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Low on power, but IAF okay with it

india Updated: Jun 06, 2008 02:41 IST
Rahul Singh

The Indian Air Force has decided to induct Light Combat Aircraft (LCA) despite its inability to carry the weapons payload essential to meet the country’s wartime requirements.

LCA squadrons will fly with American GE-404 engines that do not generate enough thrust power for the aircraft to be fully weaponised. Confirming this, sources in the Ministry of Defence said: “The engine generates a thrust power of around 80-85 kilo Newton in comparison to the air force’s requirement of 95-100 kilo Newton. This will compromise the LCA’s weaponisation.”

The IAF has already placed an order for 20 LCAs, christened Tejas, to be followed by another squadron of 20.

More powerful engines such as General Electric’s 414 or Eurojet EJ 200 meet the IAF’s needs. But defence sources said, “There is no way heavier engines can be fitted on the LCA without drastic design changes, which could take up to four years. We may have to co-develop a new engine with a foreign manufacturer.”

The indigenous Kaveri engine, which was to power the LCA, has been under development for more than two decades at the Bangalore-based Gas Turbine and Research Establishment. The project is unlikely to be completed before 2012. Sanctioned in 1989 at a cost of Rs 382.81 crore, Kaveri’s development cost has spiralled to a whopping Rs 2,839 crore.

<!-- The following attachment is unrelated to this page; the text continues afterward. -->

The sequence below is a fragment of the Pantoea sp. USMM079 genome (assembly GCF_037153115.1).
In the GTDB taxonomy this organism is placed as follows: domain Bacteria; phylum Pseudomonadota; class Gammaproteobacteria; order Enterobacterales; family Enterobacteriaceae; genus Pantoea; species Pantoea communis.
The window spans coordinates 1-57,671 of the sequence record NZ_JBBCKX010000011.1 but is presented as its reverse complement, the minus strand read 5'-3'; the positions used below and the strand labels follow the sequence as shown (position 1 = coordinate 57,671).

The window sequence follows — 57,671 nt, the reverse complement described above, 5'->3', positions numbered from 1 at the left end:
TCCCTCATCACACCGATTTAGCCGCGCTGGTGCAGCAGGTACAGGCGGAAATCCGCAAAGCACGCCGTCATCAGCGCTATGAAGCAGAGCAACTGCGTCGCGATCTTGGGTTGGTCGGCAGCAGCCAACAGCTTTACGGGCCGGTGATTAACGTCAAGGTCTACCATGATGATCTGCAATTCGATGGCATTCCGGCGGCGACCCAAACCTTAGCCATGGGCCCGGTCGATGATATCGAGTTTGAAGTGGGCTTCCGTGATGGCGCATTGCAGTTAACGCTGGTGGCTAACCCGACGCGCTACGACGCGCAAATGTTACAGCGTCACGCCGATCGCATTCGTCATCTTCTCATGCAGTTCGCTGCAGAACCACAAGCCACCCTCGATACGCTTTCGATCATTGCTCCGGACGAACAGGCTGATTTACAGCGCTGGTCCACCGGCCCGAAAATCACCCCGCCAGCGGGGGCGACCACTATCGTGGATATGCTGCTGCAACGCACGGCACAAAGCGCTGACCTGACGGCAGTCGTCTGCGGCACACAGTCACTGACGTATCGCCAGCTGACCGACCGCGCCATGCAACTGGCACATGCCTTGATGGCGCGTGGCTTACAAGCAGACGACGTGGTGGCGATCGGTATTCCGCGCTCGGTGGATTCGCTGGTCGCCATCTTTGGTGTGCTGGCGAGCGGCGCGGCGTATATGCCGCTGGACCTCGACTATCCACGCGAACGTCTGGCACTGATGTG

The LCA project was sanctioned a quarter of a century ago as a replacement for the IAF’s ageing MiG fighters. Initial operational clearance (IOC) for the LCA has been delayed by two years and is now expected only in 2010, the year scheduled tentatively for the aircraft’s induction.

Air force pilots will be restrained from maximising mission performance of the LCA due to angle of attack (AOA) limitations. The sources added, “The LCA has achieved an AOA of 17 degrees though the IAF would have preferred 21 degrees.”

The original LCA project cost was estimated to be Rs 560 crore. However, the government has already sanctioned Rs 5,490 crore for the development of technology demonstrators, prototype vehicles and eight pre-production aircraft. By the time the aircraft reaches the IOC stage, the cost would have doubled.